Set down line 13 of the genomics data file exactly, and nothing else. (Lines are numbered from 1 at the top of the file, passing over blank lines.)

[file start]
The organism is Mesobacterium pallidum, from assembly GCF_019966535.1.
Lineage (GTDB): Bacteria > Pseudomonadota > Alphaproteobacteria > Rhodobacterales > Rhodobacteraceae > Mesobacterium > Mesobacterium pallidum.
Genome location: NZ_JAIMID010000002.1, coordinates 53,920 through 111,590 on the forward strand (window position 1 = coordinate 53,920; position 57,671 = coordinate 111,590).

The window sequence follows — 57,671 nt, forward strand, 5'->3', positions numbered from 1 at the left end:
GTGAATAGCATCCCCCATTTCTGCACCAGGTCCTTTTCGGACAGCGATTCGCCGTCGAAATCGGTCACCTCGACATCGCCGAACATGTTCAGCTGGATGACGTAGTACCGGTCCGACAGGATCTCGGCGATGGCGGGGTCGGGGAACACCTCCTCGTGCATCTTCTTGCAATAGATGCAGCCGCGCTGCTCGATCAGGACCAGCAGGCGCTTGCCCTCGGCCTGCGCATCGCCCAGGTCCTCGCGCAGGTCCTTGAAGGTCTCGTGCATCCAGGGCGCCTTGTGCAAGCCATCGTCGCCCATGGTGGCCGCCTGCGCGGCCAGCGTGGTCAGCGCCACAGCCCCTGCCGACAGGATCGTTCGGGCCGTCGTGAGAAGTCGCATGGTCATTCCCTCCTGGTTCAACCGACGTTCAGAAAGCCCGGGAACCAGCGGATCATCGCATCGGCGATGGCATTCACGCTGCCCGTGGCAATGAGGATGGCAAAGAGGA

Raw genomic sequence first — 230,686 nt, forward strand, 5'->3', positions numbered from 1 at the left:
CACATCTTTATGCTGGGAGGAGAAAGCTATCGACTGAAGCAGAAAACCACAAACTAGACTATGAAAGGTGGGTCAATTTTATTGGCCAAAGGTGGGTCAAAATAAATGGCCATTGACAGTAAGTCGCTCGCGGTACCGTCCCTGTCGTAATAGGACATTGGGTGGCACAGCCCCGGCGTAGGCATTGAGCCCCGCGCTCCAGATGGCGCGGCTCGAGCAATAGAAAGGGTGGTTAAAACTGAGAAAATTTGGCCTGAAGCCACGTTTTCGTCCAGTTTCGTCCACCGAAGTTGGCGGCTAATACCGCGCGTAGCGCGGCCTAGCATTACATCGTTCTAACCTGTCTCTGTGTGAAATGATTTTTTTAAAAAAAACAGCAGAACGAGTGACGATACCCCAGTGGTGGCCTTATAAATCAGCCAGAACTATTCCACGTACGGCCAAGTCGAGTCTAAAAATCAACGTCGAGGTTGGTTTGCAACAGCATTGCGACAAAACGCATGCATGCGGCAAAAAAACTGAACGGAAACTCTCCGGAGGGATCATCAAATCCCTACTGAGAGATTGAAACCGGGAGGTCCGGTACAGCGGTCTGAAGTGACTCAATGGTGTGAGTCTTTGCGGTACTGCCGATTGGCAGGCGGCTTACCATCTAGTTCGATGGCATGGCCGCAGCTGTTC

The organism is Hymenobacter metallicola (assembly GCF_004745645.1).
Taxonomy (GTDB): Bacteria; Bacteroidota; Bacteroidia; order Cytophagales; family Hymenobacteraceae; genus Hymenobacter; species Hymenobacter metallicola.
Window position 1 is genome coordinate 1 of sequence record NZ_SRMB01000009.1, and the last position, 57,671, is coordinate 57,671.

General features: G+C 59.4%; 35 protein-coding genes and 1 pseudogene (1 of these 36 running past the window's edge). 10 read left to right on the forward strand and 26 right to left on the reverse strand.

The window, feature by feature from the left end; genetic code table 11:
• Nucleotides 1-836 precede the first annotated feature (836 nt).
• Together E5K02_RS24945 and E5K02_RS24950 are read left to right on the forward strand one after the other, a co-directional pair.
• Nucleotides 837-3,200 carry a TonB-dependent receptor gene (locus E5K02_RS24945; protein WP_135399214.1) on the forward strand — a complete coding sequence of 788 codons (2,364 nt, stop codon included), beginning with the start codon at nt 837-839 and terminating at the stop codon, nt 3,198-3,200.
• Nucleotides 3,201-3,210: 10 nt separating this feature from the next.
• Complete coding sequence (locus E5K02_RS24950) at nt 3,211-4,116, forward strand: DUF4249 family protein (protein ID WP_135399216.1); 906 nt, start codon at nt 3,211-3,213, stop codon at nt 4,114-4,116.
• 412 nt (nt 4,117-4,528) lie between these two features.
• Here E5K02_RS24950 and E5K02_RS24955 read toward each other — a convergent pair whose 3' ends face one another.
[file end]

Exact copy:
• Nucleotides 1-836 precede the first annotated feature (836 nt).